Class and Schools Using Social, Economic, and Educational Reform to Close the Black-White Achievement Group

ISBN-10: 0807745561

ISBN-13: 9780807745564

Edition: 2004

Authors: Richard Rothstein, Eugene Garcia

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Description:

Contemporary public policy assumes that the achievement gap between black and white students could be closed if only schools would do a better job. In this book, Rothstein points the way toward social and economic reforms that would give all children a more equal chance to succeed in school.
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Book details

List price: $25.95
Copyright year: 2004
Publisher: Teachers College Press, Teachers College, Columbia University
Publication date: 12/23/2004
Binding: Paperback
Pages: 224
Size: 5.75" wide x 8.75" long x 0.50" tall
Weight: 0.946
Language: English

Rothstein is a research associate at the Economic Policy Institute.

Prefaces
Introduction
Social class, student achievement, and the black-white achievement gap
The legacy of the Coleman report
Some common misunderstandings about the gap
Genetic influences
Social class differences in childrearing
Cultural influences on achievement, and black underachievement
Health differences and school performance
Housing and student mobility
Social class differences between blacks and whites with similar incomes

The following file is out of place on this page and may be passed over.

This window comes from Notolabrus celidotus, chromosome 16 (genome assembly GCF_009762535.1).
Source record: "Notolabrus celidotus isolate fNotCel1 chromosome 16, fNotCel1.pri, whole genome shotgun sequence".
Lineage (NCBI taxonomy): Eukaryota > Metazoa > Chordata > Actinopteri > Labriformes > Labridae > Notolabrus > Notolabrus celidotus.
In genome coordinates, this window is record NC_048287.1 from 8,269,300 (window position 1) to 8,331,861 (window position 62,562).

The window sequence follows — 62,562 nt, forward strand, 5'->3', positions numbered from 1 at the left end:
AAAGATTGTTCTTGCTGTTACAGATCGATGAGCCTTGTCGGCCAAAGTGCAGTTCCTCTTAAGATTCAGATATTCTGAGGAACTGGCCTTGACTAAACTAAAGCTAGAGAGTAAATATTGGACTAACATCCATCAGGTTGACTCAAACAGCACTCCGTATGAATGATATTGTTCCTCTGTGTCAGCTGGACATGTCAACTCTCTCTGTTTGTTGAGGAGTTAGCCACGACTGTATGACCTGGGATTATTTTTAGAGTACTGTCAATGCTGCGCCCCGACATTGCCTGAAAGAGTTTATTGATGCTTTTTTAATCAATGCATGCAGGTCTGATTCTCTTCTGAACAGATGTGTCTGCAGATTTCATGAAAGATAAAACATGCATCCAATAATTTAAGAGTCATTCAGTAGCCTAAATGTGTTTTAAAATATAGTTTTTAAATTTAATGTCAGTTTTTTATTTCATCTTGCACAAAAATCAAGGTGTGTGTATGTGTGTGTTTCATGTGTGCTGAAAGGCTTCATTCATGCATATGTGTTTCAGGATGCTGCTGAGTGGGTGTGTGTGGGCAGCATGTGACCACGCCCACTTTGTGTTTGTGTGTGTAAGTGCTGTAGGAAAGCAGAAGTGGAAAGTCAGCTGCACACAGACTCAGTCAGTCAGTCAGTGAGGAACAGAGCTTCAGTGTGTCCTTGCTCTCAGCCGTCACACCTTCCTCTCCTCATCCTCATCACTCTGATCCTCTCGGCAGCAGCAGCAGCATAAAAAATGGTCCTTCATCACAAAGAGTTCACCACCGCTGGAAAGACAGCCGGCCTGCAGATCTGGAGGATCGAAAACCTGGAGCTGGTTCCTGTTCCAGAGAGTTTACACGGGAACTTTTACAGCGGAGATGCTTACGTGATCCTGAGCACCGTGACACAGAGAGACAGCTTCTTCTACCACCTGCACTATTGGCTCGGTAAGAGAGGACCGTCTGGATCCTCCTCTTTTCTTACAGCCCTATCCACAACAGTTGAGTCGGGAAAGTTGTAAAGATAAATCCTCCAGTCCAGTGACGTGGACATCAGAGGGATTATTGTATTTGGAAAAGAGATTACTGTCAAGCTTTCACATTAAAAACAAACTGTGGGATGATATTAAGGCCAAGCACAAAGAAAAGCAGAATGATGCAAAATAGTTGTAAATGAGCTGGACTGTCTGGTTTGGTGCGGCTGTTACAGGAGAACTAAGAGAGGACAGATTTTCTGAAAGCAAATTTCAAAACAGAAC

Does culture or social class explain the black-white achievement gap?
Summer and after-school learning
Schools that 'beat the demographic odds'
The success of some poor children doesn't mean that poverty doesn't matter
Dr. William Sanders and the Tennessee value-added assessment system
The Heritage Foundation's 'no excuses' schools
The Education Trust's 'high-flying' schools
'90/90/90' schools, and Boston's Mather School
Pentagon schools
Rafe Esquith, KIPP, and affirmative action programs like AVID
Standardized testing and cognitive skills
Standardized tests' imperfect description of the gap
Defining proficiency
Alignment of tests, standards, and instruction
The inaccuracy of tests that hold schools accountable for closing the gap
The social class gap in non-cognitive skills
The goals of education, including non-cognitive goals
The anti-social score gap
Affirmative action's evidence of leadership: Bowen-Bok and the 'four percenters'
Persistence in school, self-confidence, and adult earnings
Complementing school curricula with civil rights enforcement
Testing integrity, personality, and employability
Civic and democratic participation
Perry Preschool, Head Start, and Project Star
Comparing school and social reform to improve cognitive and non-cognitive skills
Reforms that could help narrow the gap
School integration, and Sen. Moynihan's call for making choices
Income inequality
Stable housing
School-community clinics
Early childhood education
After-school programs
Summer programs
The dangers of false expectations, and adequacy suits
Teacher morale
Conclusion
What employers say about graduates
Endnotes
Bibliography
Acknowledgments
About EPI
About Teachers College
EPI publications
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